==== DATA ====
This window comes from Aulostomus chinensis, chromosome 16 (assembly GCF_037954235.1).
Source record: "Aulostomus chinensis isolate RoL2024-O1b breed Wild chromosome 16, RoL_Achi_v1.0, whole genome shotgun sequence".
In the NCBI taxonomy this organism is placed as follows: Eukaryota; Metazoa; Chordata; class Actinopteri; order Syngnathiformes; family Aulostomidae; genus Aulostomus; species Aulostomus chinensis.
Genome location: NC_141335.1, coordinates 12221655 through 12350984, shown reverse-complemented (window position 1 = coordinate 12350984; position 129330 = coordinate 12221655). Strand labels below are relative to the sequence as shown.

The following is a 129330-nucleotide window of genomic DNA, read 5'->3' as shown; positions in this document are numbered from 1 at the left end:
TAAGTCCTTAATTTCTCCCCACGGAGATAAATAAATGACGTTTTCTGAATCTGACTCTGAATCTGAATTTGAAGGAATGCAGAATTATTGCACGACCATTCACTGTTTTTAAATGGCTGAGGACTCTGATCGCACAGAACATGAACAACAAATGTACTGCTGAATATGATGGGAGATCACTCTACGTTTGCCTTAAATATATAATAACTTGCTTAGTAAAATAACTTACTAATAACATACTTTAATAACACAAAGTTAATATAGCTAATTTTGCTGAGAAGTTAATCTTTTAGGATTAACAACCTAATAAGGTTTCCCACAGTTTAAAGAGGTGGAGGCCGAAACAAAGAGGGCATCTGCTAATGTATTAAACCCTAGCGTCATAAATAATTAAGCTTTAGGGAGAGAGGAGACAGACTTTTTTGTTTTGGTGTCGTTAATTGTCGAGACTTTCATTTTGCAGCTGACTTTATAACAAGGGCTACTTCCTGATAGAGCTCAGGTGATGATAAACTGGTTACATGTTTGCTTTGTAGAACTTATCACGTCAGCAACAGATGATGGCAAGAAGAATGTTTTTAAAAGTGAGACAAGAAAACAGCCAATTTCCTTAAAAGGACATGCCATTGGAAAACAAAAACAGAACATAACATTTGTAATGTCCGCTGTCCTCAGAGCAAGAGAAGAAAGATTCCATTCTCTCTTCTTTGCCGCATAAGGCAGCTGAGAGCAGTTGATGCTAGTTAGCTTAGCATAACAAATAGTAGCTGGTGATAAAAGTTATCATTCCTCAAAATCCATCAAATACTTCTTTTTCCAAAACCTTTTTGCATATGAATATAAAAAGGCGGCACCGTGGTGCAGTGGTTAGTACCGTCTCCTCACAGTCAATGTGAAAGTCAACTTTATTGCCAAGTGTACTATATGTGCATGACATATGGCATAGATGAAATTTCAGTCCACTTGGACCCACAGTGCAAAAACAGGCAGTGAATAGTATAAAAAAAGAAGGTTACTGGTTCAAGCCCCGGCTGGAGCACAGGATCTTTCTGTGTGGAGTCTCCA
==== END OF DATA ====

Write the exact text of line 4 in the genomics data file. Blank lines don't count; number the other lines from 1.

Genome location: NC_141335.1, coordinates 12221655 through 12350984, shown reverse-complemented (window position 1 = coordinate 12350984; position 129330 = coordinate 12221655). Strand labels below are relative to the sequence as shown.